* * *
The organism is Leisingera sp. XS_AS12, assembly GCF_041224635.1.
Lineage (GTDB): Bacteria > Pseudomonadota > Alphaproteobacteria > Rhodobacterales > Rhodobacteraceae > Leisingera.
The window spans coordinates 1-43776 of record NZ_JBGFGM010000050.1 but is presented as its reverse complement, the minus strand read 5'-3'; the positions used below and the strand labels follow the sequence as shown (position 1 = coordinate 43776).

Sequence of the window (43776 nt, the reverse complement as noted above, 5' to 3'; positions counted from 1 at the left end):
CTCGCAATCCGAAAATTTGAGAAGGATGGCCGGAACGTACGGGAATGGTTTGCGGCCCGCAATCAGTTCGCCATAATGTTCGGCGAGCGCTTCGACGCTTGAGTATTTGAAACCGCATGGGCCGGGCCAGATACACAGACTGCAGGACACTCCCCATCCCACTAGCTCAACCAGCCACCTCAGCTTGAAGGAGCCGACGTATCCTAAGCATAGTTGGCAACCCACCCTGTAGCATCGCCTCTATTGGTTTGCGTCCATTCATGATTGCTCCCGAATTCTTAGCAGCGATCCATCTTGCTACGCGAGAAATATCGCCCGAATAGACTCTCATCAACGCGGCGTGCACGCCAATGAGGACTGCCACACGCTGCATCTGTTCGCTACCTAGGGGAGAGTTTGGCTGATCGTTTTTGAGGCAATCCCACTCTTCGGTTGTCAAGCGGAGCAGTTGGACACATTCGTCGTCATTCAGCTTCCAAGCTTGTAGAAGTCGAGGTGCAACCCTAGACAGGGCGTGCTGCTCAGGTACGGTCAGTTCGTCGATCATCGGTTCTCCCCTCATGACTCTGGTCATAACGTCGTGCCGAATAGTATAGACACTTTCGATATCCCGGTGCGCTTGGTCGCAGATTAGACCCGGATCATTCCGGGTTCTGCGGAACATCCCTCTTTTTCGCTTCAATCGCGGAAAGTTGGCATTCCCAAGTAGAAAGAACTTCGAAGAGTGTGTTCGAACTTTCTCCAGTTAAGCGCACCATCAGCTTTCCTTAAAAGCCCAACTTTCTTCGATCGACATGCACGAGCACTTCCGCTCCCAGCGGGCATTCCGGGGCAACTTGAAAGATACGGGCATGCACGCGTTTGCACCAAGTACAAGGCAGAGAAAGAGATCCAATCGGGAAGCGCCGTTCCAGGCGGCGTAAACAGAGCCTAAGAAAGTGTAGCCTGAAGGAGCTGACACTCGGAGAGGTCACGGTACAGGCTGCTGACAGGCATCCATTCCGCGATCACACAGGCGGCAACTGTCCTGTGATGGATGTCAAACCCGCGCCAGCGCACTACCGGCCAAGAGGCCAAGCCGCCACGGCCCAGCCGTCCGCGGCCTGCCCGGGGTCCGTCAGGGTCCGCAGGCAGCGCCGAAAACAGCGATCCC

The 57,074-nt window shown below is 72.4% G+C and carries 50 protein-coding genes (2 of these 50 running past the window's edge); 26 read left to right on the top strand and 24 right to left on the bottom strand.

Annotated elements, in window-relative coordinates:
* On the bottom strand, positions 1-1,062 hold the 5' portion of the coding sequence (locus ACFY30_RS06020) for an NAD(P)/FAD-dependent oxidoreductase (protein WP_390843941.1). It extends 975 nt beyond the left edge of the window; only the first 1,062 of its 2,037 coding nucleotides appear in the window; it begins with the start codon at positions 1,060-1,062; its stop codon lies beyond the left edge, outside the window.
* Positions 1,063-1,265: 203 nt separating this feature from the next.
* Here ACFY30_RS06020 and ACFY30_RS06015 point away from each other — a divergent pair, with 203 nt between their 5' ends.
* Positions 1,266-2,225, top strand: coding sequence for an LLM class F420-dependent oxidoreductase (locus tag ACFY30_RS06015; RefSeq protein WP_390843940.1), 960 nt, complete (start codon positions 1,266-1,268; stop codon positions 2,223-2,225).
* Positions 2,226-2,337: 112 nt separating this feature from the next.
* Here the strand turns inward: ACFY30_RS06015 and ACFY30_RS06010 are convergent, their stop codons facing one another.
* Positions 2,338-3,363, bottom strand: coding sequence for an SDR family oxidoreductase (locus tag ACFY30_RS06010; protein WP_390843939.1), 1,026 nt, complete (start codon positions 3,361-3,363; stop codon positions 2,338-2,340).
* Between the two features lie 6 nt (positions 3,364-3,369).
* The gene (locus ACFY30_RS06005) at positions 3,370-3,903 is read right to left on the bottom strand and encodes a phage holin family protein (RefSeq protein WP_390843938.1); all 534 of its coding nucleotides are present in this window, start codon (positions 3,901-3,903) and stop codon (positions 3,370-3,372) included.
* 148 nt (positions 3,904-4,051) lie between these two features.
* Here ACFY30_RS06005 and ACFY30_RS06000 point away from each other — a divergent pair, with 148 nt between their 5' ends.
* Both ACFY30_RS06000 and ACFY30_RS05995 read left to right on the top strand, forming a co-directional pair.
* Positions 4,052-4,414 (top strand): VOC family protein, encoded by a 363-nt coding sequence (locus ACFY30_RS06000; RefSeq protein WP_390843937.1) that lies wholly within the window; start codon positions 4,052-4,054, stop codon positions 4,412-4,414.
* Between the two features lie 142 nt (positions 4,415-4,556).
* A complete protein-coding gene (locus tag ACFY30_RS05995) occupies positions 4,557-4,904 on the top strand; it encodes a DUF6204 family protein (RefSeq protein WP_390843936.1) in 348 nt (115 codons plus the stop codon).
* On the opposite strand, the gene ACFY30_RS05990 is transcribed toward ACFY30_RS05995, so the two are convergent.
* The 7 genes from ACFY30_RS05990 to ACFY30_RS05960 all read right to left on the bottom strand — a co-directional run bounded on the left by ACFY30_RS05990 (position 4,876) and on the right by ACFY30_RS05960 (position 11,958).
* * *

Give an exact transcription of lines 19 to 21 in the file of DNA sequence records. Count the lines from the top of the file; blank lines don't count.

* Both ACFY30_RS06000 and ACFY30_RS05995 read left to right on the top strand, forming a co-directional pair.
* Positions 4,052-4,414 (top strand): VOC family protein, encoded by a 363-nt coding sequence (locus ACFY30_RS06000; RefSeq protein WP_390843937.1) that lies wholly within the window; start codon positions 4,052-4,054, stop codon positions 4,412-4,414.
* Between the two features lie 142 nt (positions 4,415-4,556).